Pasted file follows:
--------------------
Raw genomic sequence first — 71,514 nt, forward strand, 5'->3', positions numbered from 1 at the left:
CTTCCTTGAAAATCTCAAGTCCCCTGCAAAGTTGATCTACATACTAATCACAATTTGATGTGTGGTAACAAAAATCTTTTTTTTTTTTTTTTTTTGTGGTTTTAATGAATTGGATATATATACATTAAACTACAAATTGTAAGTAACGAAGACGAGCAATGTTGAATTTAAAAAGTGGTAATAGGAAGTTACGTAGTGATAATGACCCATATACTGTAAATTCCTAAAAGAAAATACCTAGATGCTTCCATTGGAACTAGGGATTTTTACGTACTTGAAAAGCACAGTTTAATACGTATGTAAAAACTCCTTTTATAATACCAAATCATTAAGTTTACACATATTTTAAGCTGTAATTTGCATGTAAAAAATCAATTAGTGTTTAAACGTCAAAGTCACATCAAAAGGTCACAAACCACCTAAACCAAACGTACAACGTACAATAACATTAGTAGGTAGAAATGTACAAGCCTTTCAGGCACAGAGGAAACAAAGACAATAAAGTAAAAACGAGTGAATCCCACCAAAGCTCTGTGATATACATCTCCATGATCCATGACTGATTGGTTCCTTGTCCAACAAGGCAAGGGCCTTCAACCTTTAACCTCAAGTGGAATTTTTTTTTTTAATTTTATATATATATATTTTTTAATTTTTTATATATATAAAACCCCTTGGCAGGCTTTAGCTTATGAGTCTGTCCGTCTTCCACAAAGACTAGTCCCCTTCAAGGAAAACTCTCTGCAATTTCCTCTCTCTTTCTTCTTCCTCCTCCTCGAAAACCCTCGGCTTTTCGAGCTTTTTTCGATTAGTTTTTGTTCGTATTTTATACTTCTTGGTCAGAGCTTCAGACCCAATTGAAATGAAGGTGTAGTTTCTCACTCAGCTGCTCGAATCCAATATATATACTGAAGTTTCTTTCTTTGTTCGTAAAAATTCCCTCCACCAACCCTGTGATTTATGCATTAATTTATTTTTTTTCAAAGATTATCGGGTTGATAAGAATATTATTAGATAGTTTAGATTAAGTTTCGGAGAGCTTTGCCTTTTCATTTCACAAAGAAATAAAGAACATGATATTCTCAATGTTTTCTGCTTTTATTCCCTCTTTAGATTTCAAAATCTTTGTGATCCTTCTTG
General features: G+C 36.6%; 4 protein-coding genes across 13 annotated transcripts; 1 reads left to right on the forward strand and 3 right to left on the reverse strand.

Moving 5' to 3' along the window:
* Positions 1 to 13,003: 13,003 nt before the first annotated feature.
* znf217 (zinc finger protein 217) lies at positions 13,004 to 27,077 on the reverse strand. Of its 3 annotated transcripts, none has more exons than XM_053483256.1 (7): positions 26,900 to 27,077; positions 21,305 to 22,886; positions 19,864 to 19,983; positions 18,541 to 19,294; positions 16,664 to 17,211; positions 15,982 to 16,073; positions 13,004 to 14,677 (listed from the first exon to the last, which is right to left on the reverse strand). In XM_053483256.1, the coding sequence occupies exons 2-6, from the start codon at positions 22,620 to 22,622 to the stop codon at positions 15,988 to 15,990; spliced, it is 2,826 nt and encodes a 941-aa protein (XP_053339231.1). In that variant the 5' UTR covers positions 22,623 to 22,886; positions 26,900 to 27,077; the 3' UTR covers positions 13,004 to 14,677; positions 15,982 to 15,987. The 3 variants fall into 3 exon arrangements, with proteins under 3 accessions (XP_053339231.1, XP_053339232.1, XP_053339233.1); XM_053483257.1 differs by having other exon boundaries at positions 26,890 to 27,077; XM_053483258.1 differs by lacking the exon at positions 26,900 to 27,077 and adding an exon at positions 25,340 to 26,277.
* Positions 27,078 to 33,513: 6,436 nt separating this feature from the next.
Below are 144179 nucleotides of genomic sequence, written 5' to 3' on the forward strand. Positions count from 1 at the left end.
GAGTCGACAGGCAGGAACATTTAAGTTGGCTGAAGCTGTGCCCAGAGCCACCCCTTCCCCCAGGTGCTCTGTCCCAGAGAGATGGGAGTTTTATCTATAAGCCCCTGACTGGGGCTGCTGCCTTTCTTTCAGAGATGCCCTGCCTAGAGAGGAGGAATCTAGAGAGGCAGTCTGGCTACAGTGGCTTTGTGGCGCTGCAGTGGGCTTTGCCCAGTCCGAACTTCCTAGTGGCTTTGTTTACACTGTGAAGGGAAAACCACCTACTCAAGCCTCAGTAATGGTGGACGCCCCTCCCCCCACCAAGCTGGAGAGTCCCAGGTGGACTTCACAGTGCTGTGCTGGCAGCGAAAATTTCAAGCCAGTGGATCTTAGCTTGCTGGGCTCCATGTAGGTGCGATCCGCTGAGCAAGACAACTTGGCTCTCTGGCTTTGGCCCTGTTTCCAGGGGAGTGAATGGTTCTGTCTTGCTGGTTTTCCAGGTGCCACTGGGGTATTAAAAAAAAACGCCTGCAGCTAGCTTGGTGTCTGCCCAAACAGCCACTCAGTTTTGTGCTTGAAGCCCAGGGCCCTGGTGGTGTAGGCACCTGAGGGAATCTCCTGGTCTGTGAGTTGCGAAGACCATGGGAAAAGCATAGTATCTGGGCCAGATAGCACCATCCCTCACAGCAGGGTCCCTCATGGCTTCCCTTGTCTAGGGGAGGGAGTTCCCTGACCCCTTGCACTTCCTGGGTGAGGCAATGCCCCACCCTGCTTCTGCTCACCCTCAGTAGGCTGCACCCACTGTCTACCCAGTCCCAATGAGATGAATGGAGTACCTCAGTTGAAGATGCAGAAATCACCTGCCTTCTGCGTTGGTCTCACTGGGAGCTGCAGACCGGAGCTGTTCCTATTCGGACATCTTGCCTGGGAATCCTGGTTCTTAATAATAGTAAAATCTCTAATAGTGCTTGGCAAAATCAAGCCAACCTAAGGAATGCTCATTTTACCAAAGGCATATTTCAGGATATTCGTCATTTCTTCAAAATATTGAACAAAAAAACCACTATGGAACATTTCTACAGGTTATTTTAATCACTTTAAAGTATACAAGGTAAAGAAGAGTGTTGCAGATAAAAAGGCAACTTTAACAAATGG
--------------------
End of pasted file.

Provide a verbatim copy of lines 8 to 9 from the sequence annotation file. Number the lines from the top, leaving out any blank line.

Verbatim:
Below are 144179 nucleotides of genomic sequence, written 5' to 3' on the forward strand. Positions count from 1 at the left end.
GAGTCGACAGGCAGGAACATTTAAGTTGGCTGAAGCTGTGCCCAGAGCCACCCCTTCCCCCAGGTGCTCTGTCCCAGAGAGATGGGAGTTTTATCTATAAGCCCCTGACTGGGGCTGCTGCCTTTCTTTCAGAGATGCCCTGCCTAGAGAGGAGGAATCTAGAGAGGCAGTCTGGCTACAGTGGCTTTGTGGCGCTGCAGTGGGCTTTGCCCAGTCCGAACTTCCTAGTGGCTTTGTTTACACTGTGAAGGGAAAACCACCTACTCAAGCCTCAGTAATGGTGGACGCCCCTCCCCCCACCAAGCTGGAGAGTCCCAGGTGGACTTCACAGTGCTGTGCTGGCAGCGAAAATTTCAAGCCAGTGGATCTTAGCTTGCTGGGCTCCATGTAGGTGCGATCCGCTGAGCAAGACAACTTGGCTCTCTGGCTTTGGCCCTGTTTCCAGGGGAGTGAATGGTTCTGTCTTGCTGGTTTTCCAGGTGCCACTGGGGTATTAAAAAAAAACGCCTGCAGCTAGCTTGGTGTCTGCCCAAACAGCCACTCAGTTTTGTGCTTGAAGCCCAGGGCCCTGGTGGTGTAGGCACCTGAGGGAATCTCCTGGTCTGTGAGTTGCGAAGACCATGGGAAAAGCATAGTATCTGGGCCAGATAGCACCATCCCTCACAGCAGGGTCCCTCATGGCTTCCCTTGTCTAGGGGAGGGAGTTCCCTGACCCCTTGCACTTCCTGGGTGAGGCAATGCCCCACCCTGCTTCTGCTCACCCTCAGTAGGCTGCACCCACTGTCTACCCAGTCCCAATGAGATGAATGGAGTACCTCAGTTGAAGATGCAGAAATCACCTGCCTTCTGCGTTGGTCTCACTGGGAGCTGCAGACCGGAGCTGTTCCTATTCGGACATCTTGCCTGGGAATCCTGGTTCTTAATAATAGTAAAATCTCTAATAGTGCTTGGCAAAATCAAGCCAACCTAAGGAATGCTCATTTTACCAAAGGCATATTTCAGGATATTCGTCATTTCTTCAAAATATTGAACAAAAAAACCACTATGGAACATTTCTACAGGTTATTTTAATCACTTTAAAGTATACAAGGTAAAGAAGAGTGTTGCAGATAAAAAGGCAACTTTAACAAATGG